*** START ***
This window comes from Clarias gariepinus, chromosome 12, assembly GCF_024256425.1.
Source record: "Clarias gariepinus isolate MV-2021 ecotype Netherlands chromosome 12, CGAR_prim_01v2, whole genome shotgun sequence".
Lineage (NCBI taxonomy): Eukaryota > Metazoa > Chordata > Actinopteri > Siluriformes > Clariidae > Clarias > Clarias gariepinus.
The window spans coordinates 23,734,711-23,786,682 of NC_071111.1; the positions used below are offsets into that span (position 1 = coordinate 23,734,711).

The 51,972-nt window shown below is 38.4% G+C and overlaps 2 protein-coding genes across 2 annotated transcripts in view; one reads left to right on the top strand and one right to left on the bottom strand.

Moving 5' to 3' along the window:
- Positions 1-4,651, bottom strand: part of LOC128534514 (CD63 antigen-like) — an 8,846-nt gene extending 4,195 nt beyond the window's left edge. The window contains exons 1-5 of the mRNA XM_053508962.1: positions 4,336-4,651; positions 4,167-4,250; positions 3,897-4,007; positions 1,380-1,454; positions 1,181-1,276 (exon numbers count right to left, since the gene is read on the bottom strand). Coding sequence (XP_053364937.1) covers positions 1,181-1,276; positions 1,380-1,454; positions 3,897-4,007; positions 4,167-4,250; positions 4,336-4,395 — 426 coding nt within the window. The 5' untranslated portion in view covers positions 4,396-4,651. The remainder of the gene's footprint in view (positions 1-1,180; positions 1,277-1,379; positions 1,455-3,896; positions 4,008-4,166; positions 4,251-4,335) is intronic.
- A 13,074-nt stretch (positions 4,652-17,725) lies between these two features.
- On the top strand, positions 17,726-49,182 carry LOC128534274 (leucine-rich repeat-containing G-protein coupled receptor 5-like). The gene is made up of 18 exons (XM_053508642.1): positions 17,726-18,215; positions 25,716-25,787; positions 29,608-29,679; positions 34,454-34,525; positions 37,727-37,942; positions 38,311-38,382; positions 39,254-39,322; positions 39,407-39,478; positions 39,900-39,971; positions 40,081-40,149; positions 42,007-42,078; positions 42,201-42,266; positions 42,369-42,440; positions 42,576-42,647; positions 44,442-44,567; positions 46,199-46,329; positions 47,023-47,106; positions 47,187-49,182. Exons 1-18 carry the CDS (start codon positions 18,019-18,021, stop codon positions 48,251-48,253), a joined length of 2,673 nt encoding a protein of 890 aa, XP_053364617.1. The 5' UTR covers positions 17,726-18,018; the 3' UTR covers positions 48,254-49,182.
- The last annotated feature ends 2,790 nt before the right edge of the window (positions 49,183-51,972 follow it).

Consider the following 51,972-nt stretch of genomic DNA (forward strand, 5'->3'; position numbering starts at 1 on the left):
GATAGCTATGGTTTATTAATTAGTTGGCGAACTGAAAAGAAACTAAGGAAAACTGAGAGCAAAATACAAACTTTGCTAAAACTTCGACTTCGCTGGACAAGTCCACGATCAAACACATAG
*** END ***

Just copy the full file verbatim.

This window comes from Clarias gariepinus, chromosome 12, assembly GCF_024256425.1.
Source record: "Clarias gariepinus isolate MV-2021 ecotype Netherlands chromosome 12, CGAR_prim_01v2, whole genome shotgun sequence".
Lineage (NCBI taxonomy): Eukaryota > Metazoa > Chordata > Actinopteri > Siluriformes > Clariidae > Clarias > Clarias gariepinus.
The window spans coordinates 23,734,711-23,786,682 of NC_071111.1; the positions used below are offsets into that span (position 1 = coordinate 23,734,711).

The 51,972-nt window shown below is 38.4% G+C and overlaps 2 protein-coding genes across 2 annotated transcripts in view; one reads left to right on the top strand and one right to left on the bottom strand.

Moving 5' to 3' along the window:
- Positions 1-4,651, bottom strand: part of LOC128534514 (CD63 antigen-like) — an 8,846-nt gene extending 4,195 nt beyond the window's left edge. The window contains exons 1-5 of the mRNA XM_053508962.1: positions 4,336-4,651; positions 4,167-4,250; positions 3,897-4,007; positions 1,380-1,454; positions 1,181-1,276 (exon numbers count right to left, since the gene is read on the bottom strand). Coding sequence (XP_053364937.1) covers positions 1,181-1,276; positions 1,380-1,454; positions 3,897-4,007; positions 4,167-4,250; positions 4,336-4,395 — 426 coding nt within the window. The 5' untranslated portion in view covers positions 4,396-4,651. The remainder of the gene's footprint in view (positions 1-1,180; positions 1,277-1,379; positions 1,455-3,896; positions 4,008-4,166; positions 4,251-4,335) is intronic.
- A 13,074-nt stretch (positions 4,652-17,725) lies between these two features.
- On the top strand, positions 17,726-49,182 carry LOC128534274 (leucine-rich repeat-containing G-protein coupled receptor 5-like). The gene is made up of 18 exons (XM_053508642.1): positions 17,726-18,215; positions 25,716-25,787; positions 29,608-29,679; positions 34,454-34,525; positions 37,727-37,942; positions 38,311-38,382; positions 39,254-39,322; positions 39,407-39,478; positions 39,900-39,971; positions 40,081-40,149; positions 42,007-42,078; positions 42,201-42,266; positions 42,369-42,440; positions 42,576-42,647; positions 44,442-44,567; positions 46,199-46,329; positions 47,023-47,106; positions 47,187-49,182. Exons 1-18 carry the CDS (start codon positions 18,019-18,021, stop codon positions 48,251-48,253), a joined length of 2,673 nt encoding a protein of 890 aa, XP_053364617.1. The 5' UTR covers positions 17,726-18,018; the 3' UTR covers positions 48,254-49,182.
- The last annotated feature ends 2,790 nt before the right edge of the window (positions 49,183-51,972 follow it).

Consider the following 51,972-nt stretch of genomic DNA (forward strand, 5'->3'; position numbering starts at 1 on the left):
GATAGCTATGGTTTATTAATTAGTTGGCGAACTGAAAAGAAACTAAGGAAAACTGAGAGCAAAATACAAACTTTGCTAAAACTTCGACTTCGCTGGACAAGTCCACGATCAAACACATAG